It’s OK to feel the way you do
Big Sky, 2017
90pp., pbk., RRP $A14.99
The buzzword in many personal development programs these days is resilience and phrases such as “Eat cement and harden up”, “Build a bridge and get over it”, and “Suck it up, princess” are often heard bandied around. It’s as though expressing our emotions, particularly ‘negative’ ones, is becoming unacceptable and we are supposed to bottle up anger and disappointment and fear and let it fester away inside, becoming bigger and bigger, in case we offend or hurt someone else’s feelings.
This can be very confusing especially for young children who are recognising their range of feelings and learning how to control their actions in response to them. Our emotions are controlled by chemicals in the brain such as dopamine, serotonin and adrenalin and we cannot control their release although we are expected to control and even suppress their consequences. So a book written and illustrated especially for young children that explores the natural feelings of happiness, anger, sadness, loneliness, pride, fear and anxiety and shows that is OK to have the whole range of such emotions – in fact, it is unhealthy not to – is welcome, particularly as mindfulness programs gather momentum.
Understanding that emotions are what makes us human and that certain things trigger certain emotions, even though there are different triggers for each person, is a huge step in understanding ourselves and we need to do that if we are to understand others. Acknowledging our feelings is the first step in dealing with them appropriately, developing responses and reactions and then being able to move on to choices is part of natural maturity. Langley tells his own story of how a negative comment in his childhood spurred him on to greater things rather than sending him into a downward spiral and so children can learn it’s not the emotion that is the issue, but how we can deal with it for the better -do we express it or suppress it?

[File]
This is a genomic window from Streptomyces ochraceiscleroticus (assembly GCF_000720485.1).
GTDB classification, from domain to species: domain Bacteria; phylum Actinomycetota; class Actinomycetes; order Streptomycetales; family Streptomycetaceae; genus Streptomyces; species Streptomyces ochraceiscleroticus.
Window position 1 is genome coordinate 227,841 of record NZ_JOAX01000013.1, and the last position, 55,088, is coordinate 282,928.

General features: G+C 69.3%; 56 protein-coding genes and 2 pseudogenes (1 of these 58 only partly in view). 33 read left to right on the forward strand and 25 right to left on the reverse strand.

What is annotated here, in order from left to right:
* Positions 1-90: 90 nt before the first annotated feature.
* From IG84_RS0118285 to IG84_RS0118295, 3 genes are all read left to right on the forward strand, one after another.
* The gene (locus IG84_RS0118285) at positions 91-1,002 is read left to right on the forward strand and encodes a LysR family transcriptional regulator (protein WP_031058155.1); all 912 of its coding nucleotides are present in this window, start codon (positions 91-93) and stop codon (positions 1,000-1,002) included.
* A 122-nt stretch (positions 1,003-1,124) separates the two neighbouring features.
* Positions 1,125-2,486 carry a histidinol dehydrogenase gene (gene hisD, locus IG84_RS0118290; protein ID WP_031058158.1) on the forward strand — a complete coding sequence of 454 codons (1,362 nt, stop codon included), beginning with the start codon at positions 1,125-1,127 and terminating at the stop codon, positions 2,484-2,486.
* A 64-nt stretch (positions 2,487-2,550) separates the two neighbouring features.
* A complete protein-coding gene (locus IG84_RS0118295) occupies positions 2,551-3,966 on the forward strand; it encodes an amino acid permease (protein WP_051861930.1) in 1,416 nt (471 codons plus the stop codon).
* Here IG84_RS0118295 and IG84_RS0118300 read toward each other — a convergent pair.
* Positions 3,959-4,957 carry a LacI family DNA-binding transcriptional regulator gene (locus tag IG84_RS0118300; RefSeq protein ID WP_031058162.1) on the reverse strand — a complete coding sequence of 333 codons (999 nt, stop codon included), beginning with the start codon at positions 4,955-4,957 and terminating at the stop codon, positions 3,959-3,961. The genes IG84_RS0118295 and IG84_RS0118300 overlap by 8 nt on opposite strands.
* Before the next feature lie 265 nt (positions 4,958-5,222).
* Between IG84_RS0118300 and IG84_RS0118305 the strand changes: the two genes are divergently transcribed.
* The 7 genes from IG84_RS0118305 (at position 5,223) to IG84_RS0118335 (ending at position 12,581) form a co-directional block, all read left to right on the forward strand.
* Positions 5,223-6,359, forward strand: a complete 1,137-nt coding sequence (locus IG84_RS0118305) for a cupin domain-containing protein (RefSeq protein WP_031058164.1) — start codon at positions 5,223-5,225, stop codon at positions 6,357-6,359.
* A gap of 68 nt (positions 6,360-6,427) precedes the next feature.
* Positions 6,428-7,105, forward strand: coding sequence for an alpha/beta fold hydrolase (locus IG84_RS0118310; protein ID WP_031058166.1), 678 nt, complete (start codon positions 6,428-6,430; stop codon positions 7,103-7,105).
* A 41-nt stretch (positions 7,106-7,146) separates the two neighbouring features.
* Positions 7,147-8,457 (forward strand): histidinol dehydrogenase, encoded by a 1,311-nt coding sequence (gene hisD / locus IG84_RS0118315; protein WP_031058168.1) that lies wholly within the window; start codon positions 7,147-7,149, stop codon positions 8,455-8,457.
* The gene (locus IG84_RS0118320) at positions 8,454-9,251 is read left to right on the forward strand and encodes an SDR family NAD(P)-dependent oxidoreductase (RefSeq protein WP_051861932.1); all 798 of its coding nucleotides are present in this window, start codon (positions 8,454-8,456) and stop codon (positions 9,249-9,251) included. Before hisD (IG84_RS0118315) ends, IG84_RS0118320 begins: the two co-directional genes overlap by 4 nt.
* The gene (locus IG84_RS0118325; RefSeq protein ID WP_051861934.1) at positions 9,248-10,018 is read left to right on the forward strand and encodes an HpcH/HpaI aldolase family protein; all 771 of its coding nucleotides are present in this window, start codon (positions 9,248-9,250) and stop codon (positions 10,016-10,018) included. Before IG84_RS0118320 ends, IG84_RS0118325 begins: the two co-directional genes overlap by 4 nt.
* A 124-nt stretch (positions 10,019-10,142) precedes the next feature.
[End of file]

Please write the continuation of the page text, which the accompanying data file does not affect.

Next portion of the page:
The bright, bold colours and cartoon-like illustrations will capture the young reader, the text that talks directly to them and the affirmation that feeling feelings is natural and OK will help to empower our young students and help them from feeling overwhelmed even confused. In the past, health curricula have included exploring feelings and children have completed a zillion sentences starting “I am happy when…” but in today’s world we need to take this further and show that feelings are natural, that they are shared, that disappointment and anger are OK and can lead us in a new direction, that everyone has fears and doubts and highs and lows and life is not necessarily the glossed-up television version.
Indeed, it’s OK to feel the way you do.
Barbara Braxton, Teacher Librarian
M.Ed.(TL), M.App.Sci.(TL), M.I.S. (Children’s Services)
Dromkeen Librarian’s Award 2003
COOMA NSW 2630